Knowledge of the detailed anatomy of the abducent nerve is of utmost importance to minimize risk of injury in surgical approaches to the petroclival region. The advent of endoscopic endonasal transclival, transellar transcavernous, and paramedian approaches to the medial petrous apex has renewed interest in studying the anatomical relations of the abducent nerve from an endoscopic perspective.7,22 In particular, petroclival tumors tend to grow along a lateral to medial trajectory and can therefore displace the abducent nerve medially. Barges-Coll et al.7 found that the vertebrobasilar junction was on average 4 mm inferior to the origin of the abducent nerve and served as a good landmark for the cisternal segment in midline approaches. In the lateral transclival and medial petrous apex approaches, the dural entry point of the abducent nerve is just posterosuperior to the upper limit of the lacerum segment of the ICA (C3), and the nerve is at risk for direct or thermal injury during drilling.7 In the posterior cavernous sinus, the abducent nerve runs parallel to the V1 segment of the trigeminal nerve, and therefore, dissection in the approach via the Meckel cave should not proceed above the V2 segment.7 Abducent nerve injury during endoscopic endonasal approaches has been well documented.7,24

Conclusions

The anatomy of the abducent nerve in the petroclival region helps explain abducent palsies seen in clinical practice. Knowledge of the relationships between bony landmarks, venous sinus anatomy, and cranial nerves is critical for safe surgery in this area. Additionally, familiarity with anatomical variations enhances surgical knowledge.

Disclosure

The authors report no funding or conflict of interest concerning the materials or methods used in this study or the findings specified in this paper.

Author contributions to the study and manuscript preparation include the following. Conception and design: Kshettry. Acquisition of data: Kshettry. Analysis and interpretation of data: Kshettry. Drafting the article: Kshettry. Critically revising the article: all authors. Reviewed submitted version of manuscript: all authors. Approved the final version of the manuscript on behalf of all authors: Ammirati. Statistical analysis: Kshettry. Administrative/technical/material support: Lee. Study supervision: Ammirati.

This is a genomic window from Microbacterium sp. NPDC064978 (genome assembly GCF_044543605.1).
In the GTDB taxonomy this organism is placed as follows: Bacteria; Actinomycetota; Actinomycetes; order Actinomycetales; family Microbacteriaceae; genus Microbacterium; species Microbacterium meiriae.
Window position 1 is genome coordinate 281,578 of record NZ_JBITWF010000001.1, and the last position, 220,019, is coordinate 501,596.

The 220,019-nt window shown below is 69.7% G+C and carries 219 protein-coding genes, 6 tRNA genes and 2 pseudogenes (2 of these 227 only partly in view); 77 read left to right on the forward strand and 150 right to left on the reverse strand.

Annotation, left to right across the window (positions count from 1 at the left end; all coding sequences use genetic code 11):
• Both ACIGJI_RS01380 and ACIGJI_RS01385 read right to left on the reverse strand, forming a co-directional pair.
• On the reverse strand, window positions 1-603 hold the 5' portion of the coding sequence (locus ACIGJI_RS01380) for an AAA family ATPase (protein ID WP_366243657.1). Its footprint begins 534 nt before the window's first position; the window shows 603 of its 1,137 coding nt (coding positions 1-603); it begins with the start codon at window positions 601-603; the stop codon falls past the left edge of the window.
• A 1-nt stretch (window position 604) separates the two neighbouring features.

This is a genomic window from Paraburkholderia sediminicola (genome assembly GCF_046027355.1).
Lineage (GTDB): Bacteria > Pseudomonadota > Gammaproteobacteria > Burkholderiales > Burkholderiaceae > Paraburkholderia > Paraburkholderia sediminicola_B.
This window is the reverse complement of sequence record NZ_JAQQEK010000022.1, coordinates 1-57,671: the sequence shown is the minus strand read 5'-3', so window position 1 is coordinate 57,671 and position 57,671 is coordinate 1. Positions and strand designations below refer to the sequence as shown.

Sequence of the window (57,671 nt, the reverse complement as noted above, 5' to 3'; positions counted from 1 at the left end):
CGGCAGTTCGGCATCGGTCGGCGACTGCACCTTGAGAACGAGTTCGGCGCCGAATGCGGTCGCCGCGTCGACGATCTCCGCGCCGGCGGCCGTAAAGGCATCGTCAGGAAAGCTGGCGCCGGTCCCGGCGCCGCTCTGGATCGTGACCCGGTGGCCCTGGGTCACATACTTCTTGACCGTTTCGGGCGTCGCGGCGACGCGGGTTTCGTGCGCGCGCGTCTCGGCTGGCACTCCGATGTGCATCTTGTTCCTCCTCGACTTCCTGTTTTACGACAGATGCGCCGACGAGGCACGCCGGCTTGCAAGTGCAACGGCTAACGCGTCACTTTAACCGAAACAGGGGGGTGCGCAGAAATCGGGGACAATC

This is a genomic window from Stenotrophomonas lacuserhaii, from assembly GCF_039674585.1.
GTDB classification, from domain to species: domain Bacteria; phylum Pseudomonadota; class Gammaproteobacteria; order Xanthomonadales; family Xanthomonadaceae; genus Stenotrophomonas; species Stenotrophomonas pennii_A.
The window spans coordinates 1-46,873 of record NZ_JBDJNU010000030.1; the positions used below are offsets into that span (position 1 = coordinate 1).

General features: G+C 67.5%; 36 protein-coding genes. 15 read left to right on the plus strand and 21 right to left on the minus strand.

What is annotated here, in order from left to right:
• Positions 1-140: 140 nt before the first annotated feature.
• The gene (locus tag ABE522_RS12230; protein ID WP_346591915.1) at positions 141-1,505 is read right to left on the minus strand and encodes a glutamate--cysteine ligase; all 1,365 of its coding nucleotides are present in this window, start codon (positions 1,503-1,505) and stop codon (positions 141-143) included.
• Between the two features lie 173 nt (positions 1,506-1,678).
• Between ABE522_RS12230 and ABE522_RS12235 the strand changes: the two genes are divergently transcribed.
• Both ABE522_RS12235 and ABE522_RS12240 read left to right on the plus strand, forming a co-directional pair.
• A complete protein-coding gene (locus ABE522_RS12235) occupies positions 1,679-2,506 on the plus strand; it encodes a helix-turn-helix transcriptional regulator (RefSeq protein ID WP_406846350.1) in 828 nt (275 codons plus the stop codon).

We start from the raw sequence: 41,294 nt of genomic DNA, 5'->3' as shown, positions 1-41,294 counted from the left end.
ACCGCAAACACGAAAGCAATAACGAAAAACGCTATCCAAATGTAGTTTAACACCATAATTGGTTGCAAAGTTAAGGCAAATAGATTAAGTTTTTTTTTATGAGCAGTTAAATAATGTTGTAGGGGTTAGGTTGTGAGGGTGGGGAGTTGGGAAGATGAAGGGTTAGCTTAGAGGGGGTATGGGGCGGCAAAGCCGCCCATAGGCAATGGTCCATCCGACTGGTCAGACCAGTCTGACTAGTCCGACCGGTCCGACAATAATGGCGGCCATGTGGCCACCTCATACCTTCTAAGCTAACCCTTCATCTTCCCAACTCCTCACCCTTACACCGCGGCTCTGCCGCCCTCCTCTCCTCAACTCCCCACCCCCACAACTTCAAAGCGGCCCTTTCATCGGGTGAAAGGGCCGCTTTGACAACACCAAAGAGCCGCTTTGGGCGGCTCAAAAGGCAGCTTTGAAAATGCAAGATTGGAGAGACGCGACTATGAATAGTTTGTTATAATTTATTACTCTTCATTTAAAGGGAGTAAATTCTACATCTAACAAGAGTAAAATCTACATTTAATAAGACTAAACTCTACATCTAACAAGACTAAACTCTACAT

Acknowledgements

The authors greatly appreciate Mark Sabo, B.F.A., and the Medical Art Department at the Cleveland Clinic for the development of the graphics for the manuscript.

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  • View in gallery

    Rotated 3D computer graphic views of the Dorello canal as the space between the petrous apex and superolateral portion of the clivus bounded superiorly by the petrosphenoidal ligament of Gruber (asterisk, left). Also depicted are cranial nerves III (white arrowhead), IV (white arrow), V (black arrow), and VI (black arrowhead).

  • View in gallery

    Rotated 3D computer graphic views of the anatomy of the PVC (orange area), which is fed by the posterior cavernous sinus (CS), lateral basilar sinus (BS), and superior petrosal sinus (SPS) and which empties via the IPS.

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    Rotated 3D computer graphic views of the PVC (orange area). The PVC is bounded superiorly by the posterior petroclinoidal dural fold, inferiorly just below the dural porus of the abducent nerve, medially by the IPS-BS junction, and laterally by the medial petrous apex. Superiorly, the PVC is bound by a single plane. Inferiorly, the PVC extends anterior to posterior from the posterior CS to the posterior wall of the IPS.